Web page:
Last week saw the annual pilgrimage from El Médano in honour of Tenerife’s only saint, Hermano Pedro (Brother Pedro), a humble goatherd whose work helped transform the lives of millions people on the other side of the world.

Born in 1626 in Chasna, now Vilaflor, the first half of Hermano Pedro’s life was spent herding goats between Vilaflor and an isolated cave near El Médano. In 1649 at the age of 23, Pedro made a decision that was fated to leave an indelible mark on the world; he left his cave and set forth for the New World.
Two years later, impoverished and seriously ill, Pedro arrived in Guatemala City, where he recuperated in a Franciscan hospital for the poor. His experience amongst the city’s destitute souls had a profound effect and he decided to devote his life to helping them. Taking on menial work to finance his vocation, he divided his spare time between the hospital, visiting prisons and giving guidance to delinquents.
Pedro aspired to become a Jesuit, but lacking the academic background he had to settle for being a tertiary with a Franciscan order, whose garden he tended and where he planted an “˜esquisúchil’ tree, known as Brother Pedro’s miracle tree which still blooms to this day.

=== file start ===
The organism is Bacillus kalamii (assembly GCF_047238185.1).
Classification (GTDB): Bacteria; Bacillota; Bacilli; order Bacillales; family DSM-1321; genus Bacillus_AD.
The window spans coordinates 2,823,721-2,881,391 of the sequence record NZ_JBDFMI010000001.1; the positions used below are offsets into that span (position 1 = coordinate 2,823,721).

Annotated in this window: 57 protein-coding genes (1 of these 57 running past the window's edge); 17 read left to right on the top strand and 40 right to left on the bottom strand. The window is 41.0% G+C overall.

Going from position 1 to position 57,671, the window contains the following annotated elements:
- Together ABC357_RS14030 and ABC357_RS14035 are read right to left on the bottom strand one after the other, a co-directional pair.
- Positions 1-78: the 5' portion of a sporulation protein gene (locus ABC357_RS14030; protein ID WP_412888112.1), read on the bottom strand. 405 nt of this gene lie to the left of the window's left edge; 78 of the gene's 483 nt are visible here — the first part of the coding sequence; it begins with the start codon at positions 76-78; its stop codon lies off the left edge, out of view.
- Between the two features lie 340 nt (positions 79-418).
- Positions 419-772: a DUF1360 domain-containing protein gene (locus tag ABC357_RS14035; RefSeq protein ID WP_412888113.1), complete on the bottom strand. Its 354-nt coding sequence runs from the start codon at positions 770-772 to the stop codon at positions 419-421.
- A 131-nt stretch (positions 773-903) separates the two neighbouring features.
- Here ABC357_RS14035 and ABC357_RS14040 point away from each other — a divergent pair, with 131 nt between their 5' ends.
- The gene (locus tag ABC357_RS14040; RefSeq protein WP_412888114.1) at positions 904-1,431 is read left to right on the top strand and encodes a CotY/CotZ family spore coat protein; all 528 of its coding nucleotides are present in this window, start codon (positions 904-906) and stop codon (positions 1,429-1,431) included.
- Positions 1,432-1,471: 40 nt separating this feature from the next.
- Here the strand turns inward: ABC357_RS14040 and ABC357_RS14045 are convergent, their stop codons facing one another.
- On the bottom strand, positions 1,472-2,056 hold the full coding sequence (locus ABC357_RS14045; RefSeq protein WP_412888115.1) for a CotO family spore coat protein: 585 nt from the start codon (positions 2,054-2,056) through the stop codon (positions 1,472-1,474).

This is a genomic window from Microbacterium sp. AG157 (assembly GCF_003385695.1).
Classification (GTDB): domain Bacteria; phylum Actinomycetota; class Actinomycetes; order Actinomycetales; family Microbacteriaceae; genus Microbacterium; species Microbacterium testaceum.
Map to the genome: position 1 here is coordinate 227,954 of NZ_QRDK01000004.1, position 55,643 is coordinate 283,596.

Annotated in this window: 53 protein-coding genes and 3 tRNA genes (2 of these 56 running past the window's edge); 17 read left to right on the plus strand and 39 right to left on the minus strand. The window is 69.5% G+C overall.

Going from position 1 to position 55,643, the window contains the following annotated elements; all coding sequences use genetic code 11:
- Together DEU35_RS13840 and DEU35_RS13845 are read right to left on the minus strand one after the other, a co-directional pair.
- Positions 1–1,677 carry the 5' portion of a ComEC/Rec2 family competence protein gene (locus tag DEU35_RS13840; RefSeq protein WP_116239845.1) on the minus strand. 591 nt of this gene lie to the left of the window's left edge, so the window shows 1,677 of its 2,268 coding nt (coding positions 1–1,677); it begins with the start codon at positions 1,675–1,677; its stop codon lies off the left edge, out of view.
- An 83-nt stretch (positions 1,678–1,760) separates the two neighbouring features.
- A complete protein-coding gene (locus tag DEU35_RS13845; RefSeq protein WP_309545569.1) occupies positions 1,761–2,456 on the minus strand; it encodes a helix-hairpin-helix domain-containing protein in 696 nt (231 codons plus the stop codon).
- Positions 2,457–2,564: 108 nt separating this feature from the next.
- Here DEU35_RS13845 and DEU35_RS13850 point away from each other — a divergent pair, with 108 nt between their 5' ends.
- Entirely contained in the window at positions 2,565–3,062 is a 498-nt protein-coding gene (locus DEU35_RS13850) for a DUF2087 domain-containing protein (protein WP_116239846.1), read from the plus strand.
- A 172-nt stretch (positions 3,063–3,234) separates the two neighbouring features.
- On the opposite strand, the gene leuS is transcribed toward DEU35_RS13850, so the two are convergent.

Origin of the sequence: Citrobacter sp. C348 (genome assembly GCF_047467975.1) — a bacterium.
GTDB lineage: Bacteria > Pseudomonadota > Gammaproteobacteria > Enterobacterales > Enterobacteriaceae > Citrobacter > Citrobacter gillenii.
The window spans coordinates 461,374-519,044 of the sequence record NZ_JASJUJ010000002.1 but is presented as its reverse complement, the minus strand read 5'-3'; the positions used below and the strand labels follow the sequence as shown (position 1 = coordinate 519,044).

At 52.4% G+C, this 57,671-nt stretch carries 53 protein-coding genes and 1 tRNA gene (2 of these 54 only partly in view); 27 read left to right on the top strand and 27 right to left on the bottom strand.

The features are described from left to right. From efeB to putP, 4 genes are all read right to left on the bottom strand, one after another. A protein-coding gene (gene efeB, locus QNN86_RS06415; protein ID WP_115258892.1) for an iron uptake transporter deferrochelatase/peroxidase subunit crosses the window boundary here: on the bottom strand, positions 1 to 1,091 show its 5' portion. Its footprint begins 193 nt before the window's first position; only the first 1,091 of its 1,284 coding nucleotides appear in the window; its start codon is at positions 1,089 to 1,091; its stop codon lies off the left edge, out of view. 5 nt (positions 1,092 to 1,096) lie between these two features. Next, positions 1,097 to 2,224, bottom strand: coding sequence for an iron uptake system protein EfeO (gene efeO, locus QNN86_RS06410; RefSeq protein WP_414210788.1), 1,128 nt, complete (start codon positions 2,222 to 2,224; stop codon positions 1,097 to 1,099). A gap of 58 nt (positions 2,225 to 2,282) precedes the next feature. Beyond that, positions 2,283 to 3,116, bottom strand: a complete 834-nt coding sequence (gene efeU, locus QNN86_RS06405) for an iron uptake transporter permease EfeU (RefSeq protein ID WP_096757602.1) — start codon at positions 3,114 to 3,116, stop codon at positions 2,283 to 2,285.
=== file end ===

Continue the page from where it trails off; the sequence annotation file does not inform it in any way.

In 1658, Pedro established his own hospital. As his reputation amongst the poor grew, so did his patients and, supported by the Bishop of Guatemala, he expanded the hospital. He also built a school, where he promoted self improvement as well as educating the city’s underprivileged children. His work is acknowledged as having advanced teaching techniques and being an early version of a social services system.
Although his approach to teaching was modernistic, his personal religious practices weren’t. He regularly performed acts of self mortification such as flagellation and he carried a wooden cross on his back during Semana Santa processions.

In April 1667, Pedro died prematurely, aged 41. But, by then he’d founded the order of the Bethlehemites who continued to spread his word and perform acts of charity in his name across Central America, earning him millions of devotees.

On the 30th July 2002, Pope John Paul II canonized Brother Pedro in Guatemala City, calling him an outstanding example of Christian mercy.
The planting of an “˜esquisúchil’ tree in Guatemala in July 2007 was a symbolic gesture to commemorate the 5th anniversary of Brother Pedro’s canonisation and to honour the saintly former goatherd from Tenerife.

Many of the island’s millions of visitors who fly into Reina Sur airport have probably never heard of Brother Pedro. Ironic, considering that nearly every one of them passes within a few hundreds yards of his cave, now a shrine, as it lies in a small ravine at the end of the runway.

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